Newton went through two real progressions, with a third progression left almost unfinished. We have the MP100-130 models, which were all based on a slower ARM processor, and then we have the StrongARM based 2000 series where the Newton became a very impressive – albeit expensive – handheld computer. The joker in the pack is the eMate; a deeply prescient system that laid the roots for Apple’s design renaissance whilst pre-empting the netbook’s popularity and – sadly – existing in an unfortunately undeveloped state with a mere 25MHz CPU and without a RAM expansion, 16-bit bus width. Had the eMate been given the same architecture as the Newton 2100 it may well have brought considerably more success to Apple’s Newton division whilst genuinely predating the usable “school” computer concept typified by the OLPC project and subsequent netbook devices.
The interesting thing about this parallel is that we’re seeing a similar evolutionary path with the iPad. It’s gone from a concept device, to the iPhone and iPod Touch (the iPod Touch being clearly and directly comparable to that first MP100, albeit with a more 21st Century media bias – it’s the best PDA a Macintosh user can buy) and now the released iPad; which makes me wonder if there’s still room in the lineup for Apple to resurrect the “iBook” name. It’s hard to believe that it could ever be a cheap netbook competitor, but with Apple’s Macbook range starting at £849 there’s a lot of room below it for a fast, efficient notebook system. It wouldn’t need to be any more complex than a current iPad with a keyboard, though it would be more logical to evolve the system a little. Adopting the width of the standard keyboard would give room for stereo speakers either side of the display, whilst that slight increase in surface area would give a little more space for battery. Adding a camera at this stage would make sense.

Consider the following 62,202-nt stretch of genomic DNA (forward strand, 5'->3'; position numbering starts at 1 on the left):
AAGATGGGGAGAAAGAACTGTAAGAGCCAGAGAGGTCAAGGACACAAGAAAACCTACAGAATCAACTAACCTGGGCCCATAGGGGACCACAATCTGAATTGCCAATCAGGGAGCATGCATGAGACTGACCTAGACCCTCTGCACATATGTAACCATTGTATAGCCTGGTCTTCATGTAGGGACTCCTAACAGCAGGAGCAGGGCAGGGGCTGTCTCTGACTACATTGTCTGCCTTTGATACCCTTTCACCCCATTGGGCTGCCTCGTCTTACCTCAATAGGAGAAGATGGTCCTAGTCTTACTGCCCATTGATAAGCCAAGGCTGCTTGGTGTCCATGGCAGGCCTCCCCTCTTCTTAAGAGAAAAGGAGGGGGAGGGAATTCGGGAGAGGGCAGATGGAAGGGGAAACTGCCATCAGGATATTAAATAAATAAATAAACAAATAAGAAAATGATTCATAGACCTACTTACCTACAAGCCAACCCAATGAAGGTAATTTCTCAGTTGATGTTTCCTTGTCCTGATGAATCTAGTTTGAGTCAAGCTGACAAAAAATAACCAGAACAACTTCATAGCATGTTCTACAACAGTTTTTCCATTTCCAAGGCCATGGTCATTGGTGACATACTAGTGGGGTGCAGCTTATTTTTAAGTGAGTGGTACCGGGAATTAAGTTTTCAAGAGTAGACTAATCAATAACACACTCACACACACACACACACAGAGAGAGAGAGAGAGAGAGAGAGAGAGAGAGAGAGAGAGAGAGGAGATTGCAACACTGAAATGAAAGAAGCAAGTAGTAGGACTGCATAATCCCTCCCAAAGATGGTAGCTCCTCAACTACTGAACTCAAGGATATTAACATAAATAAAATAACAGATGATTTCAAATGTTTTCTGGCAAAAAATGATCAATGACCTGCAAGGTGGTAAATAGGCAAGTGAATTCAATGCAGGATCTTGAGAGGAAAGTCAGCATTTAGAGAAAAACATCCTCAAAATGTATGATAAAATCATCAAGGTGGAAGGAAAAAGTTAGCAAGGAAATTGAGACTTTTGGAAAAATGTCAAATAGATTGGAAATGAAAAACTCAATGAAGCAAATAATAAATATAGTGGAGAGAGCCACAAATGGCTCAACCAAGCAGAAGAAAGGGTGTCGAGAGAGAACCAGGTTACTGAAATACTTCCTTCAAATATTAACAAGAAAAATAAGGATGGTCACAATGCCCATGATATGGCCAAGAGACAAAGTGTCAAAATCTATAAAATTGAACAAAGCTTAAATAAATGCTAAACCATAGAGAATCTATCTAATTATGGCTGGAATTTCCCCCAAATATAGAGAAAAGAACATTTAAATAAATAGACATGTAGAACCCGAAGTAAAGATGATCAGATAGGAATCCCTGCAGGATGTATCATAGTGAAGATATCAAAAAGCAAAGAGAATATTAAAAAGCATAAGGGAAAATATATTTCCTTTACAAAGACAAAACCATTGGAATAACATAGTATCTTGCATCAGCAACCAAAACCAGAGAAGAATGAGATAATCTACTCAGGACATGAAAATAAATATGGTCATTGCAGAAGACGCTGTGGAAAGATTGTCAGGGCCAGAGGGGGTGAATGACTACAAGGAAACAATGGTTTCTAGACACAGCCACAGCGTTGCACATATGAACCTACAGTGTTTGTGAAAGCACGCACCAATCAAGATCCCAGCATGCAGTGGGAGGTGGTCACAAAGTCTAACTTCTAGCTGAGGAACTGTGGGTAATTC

Such a device could essentially slot into the iPad’s pricing structure as such:
iPad WiFi 16GB – £429, iBook 16GB £479, iPad WiFi + 3G £529, iBook 16GB 3G £579.
iPad WiFi 32GB – £499, iBook 32GB £549, iPad WiFi + 3G £599, iBook 32GB 3G £649
iPad WiFi 64GB – £599, iBook 64GB £649, iPad WiFi + 3G £699, iBook 64GB 3G £749
Which then leaves the Macbook at £849, then the Air and Pro models. Given the Air’s low-power design, it could potentially be brought down in size and cost slightly to replace the Macbook model, leaving that line either to be phased out or marketed for education only.
In terms of usability, with the updates inevitable from the iPhone 4 such as 512MB RAM (maybe an iBook of this type could carry 1GB RAM allowing more flexible multitasking) and potentially higher resolution displays (though at 1024 x 768 the existing iPad display is comfortable and usable) an iPad-derived iBook could deliver the netbook experience that everyone hoped for with the original Eee-class machines albeit at a higher price point. Compact, lightweight and with exceptional battery life with dedicated application development – everything we hoped for with the first Linux netbooks but only got at best two of the requirements met.